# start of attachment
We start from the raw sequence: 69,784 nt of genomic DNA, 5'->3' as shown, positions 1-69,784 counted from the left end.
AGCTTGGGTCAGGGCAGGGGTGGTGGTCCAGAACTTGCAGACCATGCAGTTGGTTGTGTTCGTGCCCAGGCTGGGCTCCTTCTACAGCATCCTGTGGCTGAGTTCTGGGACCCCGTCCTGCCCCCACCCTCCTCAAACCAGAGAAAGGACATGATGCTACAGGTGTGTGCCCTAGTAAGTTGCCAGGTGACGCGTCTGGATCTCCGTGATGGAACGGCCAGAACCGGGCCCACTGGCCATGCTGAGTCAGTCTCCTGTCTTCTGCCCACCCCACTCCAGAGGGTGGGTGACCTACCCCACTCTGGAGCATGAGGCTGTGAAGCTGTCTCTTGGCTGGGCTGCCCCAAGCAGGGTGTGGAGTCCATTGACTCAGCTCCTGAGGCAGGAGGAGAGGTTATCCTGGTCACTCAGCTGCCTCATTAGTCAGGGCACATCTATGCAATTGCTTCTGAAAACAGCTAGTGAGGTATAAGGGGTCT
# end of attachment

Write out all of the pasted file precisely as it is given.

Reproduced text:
We start from the raw sequence: 69,784 nt of genomic DNA, 5'->3' as shown, positions 1-69,784 counted from the left end.
AGCTTGGGTCAGGGCAGGGGTGGTGGTCCAGAACTTGCAGACCATGCAGTTGGTTGTGTTCGTGCCCAGGCTGGGCTCCTTCTACAGCATCCTGTGGCTGAGTTCTGGGACCCCGTCCTGCCCCCACCCTCCTCAAACCAGAGAAAGGACATGATGCTACAGGTGTGTGCCCTAGTAAGTTGCCAGGTGACGCGTCTGGATCTCCGTGATGGAACGGCCAGAACCGGGCCCACTGGCCATGCTGAGTCAGTCTCCTGTCTTCTGCCCACCCCACTCCAGAGGGTGGGTGACCTACCCCACTCTGGAGCATGAGGCTGTGAAGCTGTCTCTTGGCTGGGCTGCCCCAAGCAGGGTGTGGAGTCCATTGACTCAGCTCCTGAGGCAGGAGGAGAGGTTATCCTGGTCACTCAGCTGCCTCATTAGTCAGGGCACATCTATGCAATTGCTTCTGAAAACAGCTAGTGAGGTATAAGGGGTCT